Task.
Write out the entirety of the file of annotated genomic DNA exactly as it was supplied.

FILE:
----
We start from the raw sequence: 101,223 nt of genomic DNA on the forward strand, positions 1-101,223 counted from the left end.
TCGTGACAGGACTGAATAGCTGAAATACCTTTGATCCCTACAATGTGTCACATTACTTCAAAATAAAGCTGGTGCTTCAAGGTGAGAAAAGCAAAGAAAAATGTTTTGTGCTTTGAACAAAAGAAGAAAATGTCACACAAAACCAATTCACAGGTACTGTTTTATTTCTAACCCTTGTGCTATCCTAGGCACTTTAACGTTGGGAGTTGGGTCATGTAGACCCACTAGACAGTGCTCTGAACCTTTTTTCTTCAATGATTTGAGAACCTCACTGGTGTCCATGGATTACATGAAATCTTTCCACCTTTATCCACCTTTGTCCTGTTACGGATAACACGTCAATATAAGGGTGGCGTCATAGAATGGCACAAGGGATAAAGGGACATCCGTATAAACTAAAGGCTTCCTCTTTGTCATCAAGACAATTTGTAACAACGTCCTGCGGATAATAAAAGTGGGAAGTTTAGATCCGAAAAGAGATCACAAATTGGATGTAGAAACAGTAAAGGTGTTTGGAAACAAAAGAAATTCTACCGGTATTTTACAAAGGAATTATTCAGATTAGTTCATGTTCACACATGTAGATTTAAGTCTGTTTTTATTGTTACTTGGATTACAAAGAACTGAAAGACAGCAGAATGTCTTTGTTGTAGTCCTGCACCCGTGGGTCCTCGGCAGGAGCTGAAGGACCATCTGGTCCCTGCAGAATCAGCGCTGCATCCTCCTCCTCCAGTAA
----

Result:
We start from the raw sequence: 101,223 nt of genomic DNA on the forward strand, positions 1-101,223 counted from the left end.
TCGTGACAGGACTGAATAGCTGAAATACCTTTGATCCCTACAATGTGTCACATTACTTCAAAATAAAGCTGGTGCTTCAAGGTGAGAAAAGCAAAGAAAAATGTTTTGTGCTTTGAACAAAAGAAGAAAATGTCACACAAAACCAATTCACAGGTACTGTTTTATTTCTAACCCTTGTGCTATCCTAGGCACTTTAACGTTGGGAGTTGGGTCATGTAGACCCACTAGACAGTGCTCTGAACCTTTTTTCTTCAATGATTTGAGAACCTCACTGGTGTCCATGGATTACATGAAATCTTTCCACCTTTATCCACCTTTGTCCTGTTACGGATAACACGTCAATATAAGGGTGGCGTCATAGAATGGCACAAGGGATAAAGGGACATCCGTATAAACTAAAGGCTTCCTCTTTGTCATCAAGACAATTTGTAACAACGTCCTGCGGATAATAAAAGTGGGAAGTTTAGATCCGAAAAGAGATCACAAATTGGATGTAGAAACAGTAAAGGTGTTTGGAAACAAAAGAAATTCTACCGGTATTTTACAAAGGAATTATTCAGATTAGTTCATGTTCACACATGTAGATTTAAGTCTGTTTTTATTGTTACTTGGATTACAAAGAACTGAAAGACAGCAGAATGTCTTTGTTGTAGTCCTGCACCCGTGGGTCCTCGGCAGGAGCTGAAGGACCATCTGGTCCCTGCAGAATCAGCGCTGCATCCTCCTCCTCCAGTAA